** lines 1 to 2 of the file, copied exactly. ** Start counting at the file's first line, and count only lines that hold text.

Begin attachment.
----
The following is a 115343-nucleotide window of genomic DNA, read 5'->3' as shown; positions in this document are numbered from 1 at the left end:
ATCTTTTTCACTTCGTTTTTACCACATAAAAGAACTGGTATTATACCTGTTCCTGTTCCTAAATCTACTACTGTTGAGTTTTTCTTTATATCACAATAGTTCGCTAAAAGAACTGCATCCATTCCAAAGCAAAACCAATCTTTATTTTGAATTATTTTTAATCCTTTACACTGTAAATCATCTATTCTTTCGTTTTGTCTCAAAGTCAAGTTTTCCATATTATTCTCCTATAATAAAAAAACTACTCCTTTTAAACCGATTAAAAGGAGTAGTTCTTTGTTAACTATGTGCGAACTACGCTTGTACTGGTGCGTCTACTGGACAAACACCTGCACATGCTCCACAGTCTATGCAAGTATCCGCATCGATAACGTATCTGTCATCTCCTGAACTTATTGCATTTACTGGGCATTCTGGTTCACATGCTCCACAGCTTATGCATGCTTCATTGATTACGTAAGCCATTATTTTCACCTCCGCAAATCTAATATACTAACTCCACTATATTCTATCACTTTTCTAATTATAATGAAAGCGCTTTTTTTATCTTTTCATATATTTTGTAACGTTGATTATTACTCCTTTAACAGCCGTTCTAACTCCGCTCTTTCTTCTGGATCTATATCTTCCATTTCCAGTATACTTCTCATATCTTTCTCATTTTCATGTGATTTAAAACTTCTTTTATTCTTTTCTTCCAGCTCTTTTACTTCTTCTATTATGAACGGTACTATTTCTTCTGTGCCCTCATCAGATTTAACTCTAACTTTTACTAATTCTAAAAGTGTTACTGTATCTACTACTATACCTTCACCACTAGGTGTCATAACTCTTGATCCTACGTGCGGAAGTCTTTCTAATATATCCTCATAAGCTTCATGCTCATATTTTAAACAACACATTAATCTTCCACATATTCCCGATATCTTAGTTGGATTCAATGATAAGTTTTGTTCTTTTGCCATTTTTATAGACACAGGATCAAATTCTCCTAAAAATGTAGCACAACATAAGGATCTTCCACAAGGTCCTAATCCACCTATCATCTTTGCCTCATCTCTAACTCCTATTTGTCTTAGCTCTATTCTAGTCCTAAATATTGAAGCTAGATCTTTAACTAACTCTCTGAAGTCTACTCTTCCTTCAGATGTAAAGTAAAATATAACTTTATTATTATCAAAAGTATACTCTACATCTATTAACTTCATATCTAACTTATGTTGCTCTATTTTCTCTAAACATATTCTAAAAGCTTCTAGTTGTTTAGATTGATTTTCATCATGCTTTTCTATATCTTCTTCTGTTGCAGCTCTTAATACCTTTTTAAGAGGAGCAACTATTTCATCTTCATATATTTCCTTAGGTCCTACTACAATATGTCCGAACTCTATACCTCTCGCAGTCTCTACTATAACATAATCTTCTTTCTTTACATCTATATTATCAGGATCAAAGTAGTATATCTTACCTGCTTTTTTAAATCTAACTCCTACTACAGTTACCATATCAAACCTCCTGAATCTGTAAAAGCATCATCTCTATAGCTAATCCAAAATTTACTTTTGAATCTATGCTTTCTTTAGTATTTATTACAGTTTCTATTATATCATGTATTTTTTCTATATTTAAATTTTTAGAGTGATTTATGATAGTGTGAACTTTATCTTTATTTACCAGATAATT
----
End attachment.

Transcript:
The following is a 115343-nucleotide window of genomic DNA, read 5'->3' as shown; positions in this document are numbered from 1 at the left end:
ATCTTTTTCACTTCGTTTTTACCACATAAAAGAACTGGTATTATACCTGTTCCTGTTCCTAAATCTACTACTGTTGAGTTTTTCTTTATATCACAATAGTTCGCTAAAAGAACTGCATCCATTCCAAAGCAAAACCAATCTTTATTTTGAATTATTTTTAATCCTTTACACTGTAAATCATCTATTCTTTCGTTTTGTCTCAAAGTCAAGTTTTCCATATTATTCTCCTATAATAAAAAAACTACTCCTTTTAAACCGATTAAAAGGAGTAGTTCTTTGTTAACTATGTGCGAACTACGCTTGTACTGGTGCGTCTACTGGACAAACACCTGCACATGCTCCACAGTCTATGCAAGTATCCGCATCGATAACGTATCTGTCATCTCCTGAACTTATTGCATTTACTGGGCATTCTGGTTCACATGCTCCACAGCTTATGCATGCTTCATTGATTACGTAAGCCATTATTTTCACCTCCGCAAATCTAATATACTAACTCCACTATATTCTATCACTTTTCTAATTATAATGAAAGCGCTTTTTTTATCTTTTCATATATTTTGTAACGTTGATTATTACTCCTTTAACAGCCGTTCTAACTCCGCTCTTTCTTCTGGATCTATATCTTCCATTTCCAGTATACTTCTCATATCTTTCTCATTTTCATGTGATTTAAAACTTCTTTTATTCTTTTCTTCCAGCTCTTTTACTTCTTCTATTATGAACGGTACTATTTCTTCTGTGCCCTCATCAGATTTAACTCTAACTTTTACTAATTCTAAAAGTGTTACTGTATCTACTACTATACCTTCACCACTAGGTGTCATAACTCTTGATCCTACGTGCGGAAGTCTTTCTAATATATCCTCATAAGCTTCATGCTCATATTTTAAACAACACATTAATCTTCCACATATTCCCGATATCTTAGTTGGATTCAATGATAAGTTTTGTTCTTTTGCCATTTTTATAGACACAGGATCAAATTCTCCTAAAAATGTAGCACAACATAAGGATCTTCCACAAGGTCCTAATCCACCTATCATCTTTGCCTCATCTCTAACTCCTATTTGTCTTAGCTCTATTCTAGTCCTAAATATTGAAGCTAGATCTTTAACTAACTCTCTGAAGTCTACTCTTCCTTCAGATGTAAAGTAAAATATAACTTTATTATTATCAAAAGTATACTCTACATCTATTAACTTCATATCTAACTTATGTTGCTCTATTTTCTCTAAACATATTCTAAAAGCTTCTAGTTGTTTAGATTGATTTTCATCATGCTTTTCTATATCTTCTTCTGTTGCAGCTCTTAATACCTTTTTAAGAGGAGCAACTATTTCATCTTCATATATTTCCTTAGGTCCTACTACAATATGTCCGAACTCTATACCTCTCGCAGTCTCTACTATAACATAATCTTCTTTCTTTACATCTATATTATCAGGATCAAAGTAGTATATCTTACCTGCTTTTTTAAATCTAACTCCTACTACAGTTACCATATCAAACCTCCTGAATCTGTAAAAGCATCATCTCTATAGCTAATCCAAAATTTACTTTTGAATCTATGCTTTCTTTAGTATTTATTACAGTTTCTATTATATCATGTATTTTTTCTATATTTAAATTTTTAGAGTGATTTATGATAGTGTGAACTTTATCTTTATTTACCAGATAATT